The consideration in the present study is mainly conceptual. The objective is to show how Data Envelopment Analysis (DEA) can be used to reveal the true input-output relations in rice production. In the estimation of a production function, it is assumed that all firms use the existing technology efficiently. However, in the real world the observed firms produce homogeneous outputs with differences in factor intensities and in managerial capacity. Hence, inefficiencies are hidden in the estimated production functions. In order to overcome this drawback of the parametric approach and to reveal the true nature of the input-output relations in production, given the available technology, the DEA approach is applied. In this study DEA is applied in order to select the farms that utilize efficiently the existing technology, allowing the estimation of a production function that reveals the true input-output relations in rice farming, using farm accounting data from a sample of 60 rice farms.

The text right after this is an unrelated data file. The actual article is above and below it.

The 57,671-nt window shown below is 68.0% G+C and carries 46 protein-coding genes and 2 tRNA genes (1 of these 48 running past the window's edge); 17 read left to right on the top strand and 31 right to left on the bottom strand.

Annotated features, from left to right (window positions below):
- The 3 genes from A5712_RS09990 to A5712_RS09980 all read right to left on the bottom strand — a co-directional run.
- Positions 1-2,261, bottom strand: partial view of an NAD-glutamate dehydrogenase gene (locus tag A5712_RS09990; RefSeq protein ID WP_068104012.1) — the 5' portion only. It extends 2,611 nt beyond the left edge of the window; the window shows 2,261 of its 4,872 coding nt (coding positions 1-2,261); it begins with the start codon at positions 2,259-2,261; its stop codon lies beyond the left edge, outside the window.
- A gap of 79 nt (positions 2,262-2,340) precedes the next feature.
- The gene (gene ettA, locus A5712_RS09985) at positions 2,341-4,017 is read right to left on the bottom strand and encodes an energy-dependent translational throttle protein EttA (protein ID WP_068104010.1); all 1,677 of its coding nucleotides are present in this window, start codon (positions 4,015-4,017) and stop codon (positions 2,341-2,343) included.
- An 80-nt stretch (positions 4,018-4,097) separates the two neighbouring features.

Open Access Original Research Article

Employment and Socioeconomic Effects of Semi-Mechanized Palm Oil Mill in Bayelsa State, Nigeria

Elijah I. Ohimain, Cletus I. Emeti, Sylvester C. Izah

Asian Journal of Agricultural Extension, Economics & Sociology, Page 206-216
DOI: 10.9734/AJAEES/2014/9197

Aims: The unemployment rate in Nigeria has risen in recent years. Activities related to the oil palm industry could employ millions of people. This study evaluated the employment and socioeconomic influence of semi-mechanized oil palm processing in Elebele, Bayelsa State, Nigeria.
Methodology: Direct observations and interviews of the employees of the processing units of the mill were used to obtain the data.